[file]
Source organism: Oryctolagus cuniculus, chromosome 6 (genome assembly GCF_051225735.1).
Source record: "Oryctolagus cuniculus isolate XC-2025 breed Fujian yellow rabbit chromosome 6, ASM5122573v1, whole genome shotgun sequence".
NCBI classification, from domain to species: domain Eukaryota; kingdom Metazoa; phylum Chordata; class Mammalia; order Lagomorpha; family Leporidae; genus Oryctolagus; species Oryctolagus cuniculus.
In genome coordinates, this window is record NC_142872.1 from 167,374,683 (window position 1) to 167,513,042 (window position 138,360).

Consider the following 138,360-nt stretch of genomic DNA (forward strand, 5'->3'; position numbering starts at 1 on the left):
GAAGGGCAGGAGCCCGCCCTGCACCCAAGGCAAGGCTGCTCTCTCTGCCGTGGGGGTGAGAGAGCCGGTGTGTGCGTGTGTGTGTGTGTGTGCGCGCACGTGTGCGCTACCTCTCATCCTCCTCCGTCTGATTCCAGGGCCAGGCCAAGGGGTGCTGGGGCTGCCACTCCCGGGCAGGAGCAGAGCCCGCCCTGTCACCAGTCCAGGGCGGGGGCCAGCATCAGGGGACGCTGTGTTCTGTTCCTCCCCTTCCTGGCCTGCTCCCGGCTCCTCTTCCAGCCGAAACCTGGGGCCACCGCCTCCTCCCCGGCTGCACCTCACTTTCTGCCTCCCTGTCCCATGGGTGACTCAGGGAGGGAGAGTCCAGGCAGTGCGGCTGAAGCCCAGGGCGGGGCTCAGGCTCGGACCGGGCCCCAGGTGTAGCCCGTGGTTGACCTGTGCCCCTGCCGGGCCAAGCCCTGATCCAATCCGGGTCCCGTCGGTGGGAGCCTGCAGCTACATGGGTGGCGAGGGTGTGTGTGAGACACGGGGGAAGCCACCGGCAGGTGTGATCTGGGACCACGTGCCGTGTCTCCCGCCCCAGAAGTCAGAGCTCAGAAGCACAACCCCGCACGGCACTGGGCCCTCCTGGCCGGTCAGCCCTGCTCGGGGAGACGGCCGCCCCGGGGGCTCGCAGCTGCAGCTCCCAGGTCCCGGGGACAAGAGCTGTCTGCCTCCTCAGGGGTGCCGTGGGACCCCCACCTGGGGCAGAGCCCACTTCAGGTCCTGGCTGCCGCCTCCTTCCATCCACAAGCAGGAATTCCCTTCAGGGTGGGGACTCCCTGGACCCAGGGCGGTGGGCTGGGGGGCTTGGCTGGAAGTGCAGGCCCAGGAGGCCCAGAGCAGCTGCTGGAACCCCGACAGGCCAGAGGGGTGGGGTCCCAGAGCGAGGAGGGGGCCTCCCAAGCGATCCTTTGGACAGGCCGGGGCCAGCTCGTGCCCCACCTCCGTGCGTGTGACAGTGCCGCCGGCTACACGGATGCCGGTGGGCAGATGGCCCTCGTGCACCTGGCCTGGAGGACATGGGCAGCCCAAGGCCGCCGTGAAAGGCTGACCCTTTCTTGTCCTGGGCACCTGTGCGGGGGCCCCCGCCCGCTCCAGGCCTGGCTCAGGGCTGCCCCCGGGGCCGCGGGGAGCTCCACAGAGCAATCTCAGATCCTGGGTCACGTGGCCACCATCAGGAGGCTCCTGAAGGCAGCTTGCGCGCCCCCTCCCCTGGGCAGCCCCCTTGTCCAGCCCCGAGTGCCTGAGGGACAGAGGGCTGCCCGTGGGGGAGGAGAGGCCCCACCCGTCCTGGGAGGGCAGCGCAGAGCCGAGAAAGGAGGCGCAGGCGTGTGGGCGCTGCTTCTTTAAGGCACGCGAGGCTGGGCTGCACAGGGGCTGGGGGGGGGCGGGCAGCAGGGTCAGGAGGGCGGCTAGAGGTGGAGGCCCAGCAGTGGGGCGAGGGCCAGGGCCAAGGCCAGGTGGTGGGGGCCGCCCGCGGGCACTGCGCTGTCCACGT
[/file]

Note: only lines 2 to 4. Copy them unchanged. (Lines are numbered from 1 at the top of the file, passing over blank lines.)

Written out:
Source record: "Oryctolagus cuniculus isolate XC-2025 breed Fujian yellow rabbit chromosome 6, ASM5122573v1, whole genome shotgun sequence".
NCBI classification, from domain to species: domain Eukaryota; kingdom Metazoa; phylum Chordata; class Mammalia; order Lagomorpha; family Leporidae; genus Oryctolagus; species Oryctolagus cuniculus.
In genome coordinates, this window is record NC_142872.1 from 167,374,683 (window position 1) to 167,513,042 (window position 138,360).